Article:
Latest News

The Successful Defense of an Uninsured Motorist Insurer’s Right of Subrogation:

In Green v. United States, Case No. 6:11-cv-1774-Orl-18KRS, we were successful in defending an uninsured motorist’s insurer’s right to seek subrogation against an alleged tortfeasor.  In that case, the plaintiff sued the United States as tortfeasor, claiming that the plaintiff was injured by a government employee’s negligent operation of an automobile. The plaintiff sued his own uninsured motorist insurer as well, arguing that he should be entitled to make an uninsured motorist coverage claim because the United States government vehicle was not covered by a traditional automobile insurance policy. On behalf of the UM insurer, we filed a crossclaim for subrogation against the United States. The United States moved to dismiss the crossclaim, arguing that Florida Statute 727.727(6)(b) should prevent the UM insurer from asserting a subrogation claim until the UM claim was finally resolved, under the Florida Supreme Court’s recent Tepper opinion. On behalf of the UM insurer, we pointed out that the statute only applies to situations in which the tortfeasor has liability insurance and that liability insurance has been offered to settle the claim. Senior United States District Judge Sharp agreed, and denied the United States’ motion. Following that denial,  the plaintiff and the United States stipulated for the dismissal of the insurer from the action.  Copy of order

Dismissal Obtained of Florida Antitrust and Unfair and Deceptive Trade Practices Act Claims:

On behalf of an aircraft maintenance facility, the firm recently obtained dismissal of claims asserted by the plaintiff under Florida’s antitrust laws and under Florida’s Deceptive and Unfair Trade Practices Act. The customer, a Florida resident, had work performed on his aircraft at the facility’s operation in Colorado. The court rejected the customer’s attorney’s arguments that he should be able to assert a claim under these Florida laws because the customer was claimed to have suffered some damage in Florida from the Colorado repair work.

Dismissal With Prejudice of Claims Against Flight School:

The Broward County Circuit Court recently granted our motion to dismiss with prejudice a suit against our client flight school. The estate and survivors of one of the school's independent contractor flight instructors had sued the school for the instructor's death from a midair collision. The estate's claim was that the school was negligent in 'supervising' the instructor or, alternatively, that the collision was caused by the student pilot's negligence and that the school, as the aircraft owner, should be held liable under Florida's dangerous instrumentality doctrine. Judge Krathen dismissed the suit against the flight school with prejudice, ruling that the school had no duty as a matter of law to 'supervise' the instructor's conduct of the flight and that the dangerous instrumentality doctrine did not, as a matter of law, operate to impose liability upon the school as owner.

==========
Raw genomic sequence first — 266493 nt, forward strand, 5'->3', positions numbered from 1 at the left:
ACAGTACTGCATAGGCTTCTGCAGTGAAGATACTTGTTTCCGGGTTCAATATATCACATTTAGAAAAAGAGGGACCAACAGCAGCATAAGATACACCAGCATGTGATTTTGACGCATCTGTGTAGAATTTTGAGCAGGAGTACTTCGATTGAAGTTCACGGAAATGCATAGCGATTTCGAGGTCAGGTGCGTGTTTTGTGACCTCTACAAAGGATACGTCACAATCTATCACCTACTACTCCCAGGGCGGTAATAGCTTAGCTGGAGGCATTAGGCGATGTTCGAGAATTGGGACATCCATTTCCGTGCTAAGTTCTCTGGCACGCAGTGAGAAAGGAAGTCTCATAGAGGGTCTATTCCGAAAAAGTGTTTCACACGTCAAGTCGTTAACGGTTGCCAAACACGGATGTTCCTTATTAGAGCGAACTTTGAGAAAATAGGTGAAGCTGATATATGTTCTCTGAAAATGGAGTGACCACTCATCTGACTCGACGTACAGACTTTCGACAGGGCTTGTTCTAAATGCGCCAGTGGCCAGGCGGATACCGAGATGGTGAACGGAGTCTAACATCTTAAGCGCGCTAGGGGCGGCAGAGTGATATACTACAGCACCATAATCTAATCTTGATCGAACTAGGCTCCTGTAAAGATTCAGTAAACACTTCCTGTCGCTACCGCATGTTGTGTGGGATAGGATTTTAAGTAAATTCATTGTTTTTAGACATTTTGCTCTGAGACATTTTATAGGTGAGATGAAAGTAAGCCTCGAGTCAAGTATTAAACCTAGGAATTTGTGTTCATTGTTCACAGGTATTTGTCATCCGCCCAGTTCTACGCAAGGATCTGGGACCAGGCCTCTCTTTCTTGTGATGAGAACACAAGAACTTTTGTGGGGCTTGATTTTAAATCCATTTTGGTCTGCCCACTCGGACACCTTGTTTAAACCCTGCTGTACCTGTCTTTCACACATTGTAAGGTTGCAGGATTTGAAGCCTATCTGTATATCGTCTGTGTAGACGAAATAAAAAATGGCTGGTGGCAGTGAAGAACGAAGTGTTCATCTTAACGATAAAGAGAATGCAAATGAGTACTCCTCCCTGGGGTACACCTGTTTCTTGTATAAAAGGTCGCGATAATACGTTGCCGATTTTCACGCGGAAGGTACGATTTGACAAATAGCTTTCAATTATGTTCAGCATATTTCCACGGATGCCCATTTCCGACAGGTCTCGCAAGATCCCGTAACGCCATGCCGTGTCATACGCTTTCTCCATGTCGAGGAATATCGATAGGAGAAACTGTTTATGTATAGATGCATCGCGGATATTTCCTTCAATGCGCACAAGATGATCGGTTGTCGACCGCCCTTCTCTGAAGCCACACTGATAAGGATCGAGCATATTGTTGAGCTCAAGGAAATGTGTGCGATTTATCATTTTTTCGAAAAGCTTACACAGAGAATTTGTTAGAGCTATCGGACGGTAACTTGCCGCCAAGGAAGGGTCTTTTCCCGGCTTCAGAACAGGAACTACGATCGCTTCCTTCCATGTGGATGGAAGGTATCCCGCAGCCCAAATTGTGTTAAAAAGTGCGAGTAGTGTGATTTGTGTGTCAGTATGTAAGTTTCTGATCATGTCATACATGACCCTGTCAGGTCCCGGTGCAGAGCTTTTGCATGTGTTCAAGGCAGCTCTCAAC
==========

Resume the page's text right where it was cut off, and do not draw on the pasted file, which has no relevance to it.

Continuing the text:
Does a Defendant in an Auto Case Still Have the Right to Have the Plaintiff’s Claim Reduced by Statutory PIP Benefits, When a Plaintiff is Required to Purchase PIP Coverage, But Does Not?

Florida requires all motor vehicle owners to maintain at least $10,000 of “no fault” automobile insurance, which includes personal injury protection (PIP) coverage.  In case of an accident, PIP coverage pays 80% of the insured’s medical bills and 60% of the insured’s loss of income caused by an automobile accident, to a maximum limit of $10,000, regardless of whether the insured is at fault in causing the accident.  §627.736, Fla. Stat. The Legislature’s plan was to have every motorist involved in an accident rely on their own PIP insurance for payment of most of their medical bills and lost income, and have no right to seek recovery of those against someone who has caused the accident.  Therefore, Florida’s No-Fault Act provides that a defendant motorist who is accused of causing an accident is not liable for a plaintiff’s claims to the extent that PIP benefits should be payable.

What happens when the Plaintiff violates the statute by operating his or her vehicle without PIP coverage and is involved in an accident?  The statutes say that when that occurs the vehicle owner becomes “personally liable for the payment” of PIP benefits, and has “all of the rights and obligations” of an insurer providing those benefits.  §627.733(4), Fla. Stat.

How a court deals with uninsured Plaintiffs now depends on the part of Florida in which the case is pending.  Florida’s Fifth and Second District Courts of Appeal have held that no PIP set-off is available for Defendants who are involved in an accident with a Plaintiff who does not carry PIP insurance coverage.  Stephens v. Renard, 487 So.2d 1079 (5th DCA 1986); Jedlicka v. Proctor, 724 So.2d 668 (2nd DCA 1999).  However, the Third and Fourth Districts have held that the Plaintiff’s violation of the statute should not be rewarded, and that the Defendant should be entitled to a setoff for the PIP benefits which the Plaintiff should have procured, but did not.  Cases v. Gray, 894 So.2d 268 (3rd DCA 2004); Holt v. King, 707 So.2d 1141 (4th DCA 1998).

The issue remains unsettled in Florida.  The Fourth District in its Holt case certified the question to the Florida Supreme Court as one of great public importance, but the Supreme Court has not yet resolved the issue.  In several cases we are presently defending, we have asked the courts to address this issue, as one which should be settled uniformly throughout the state.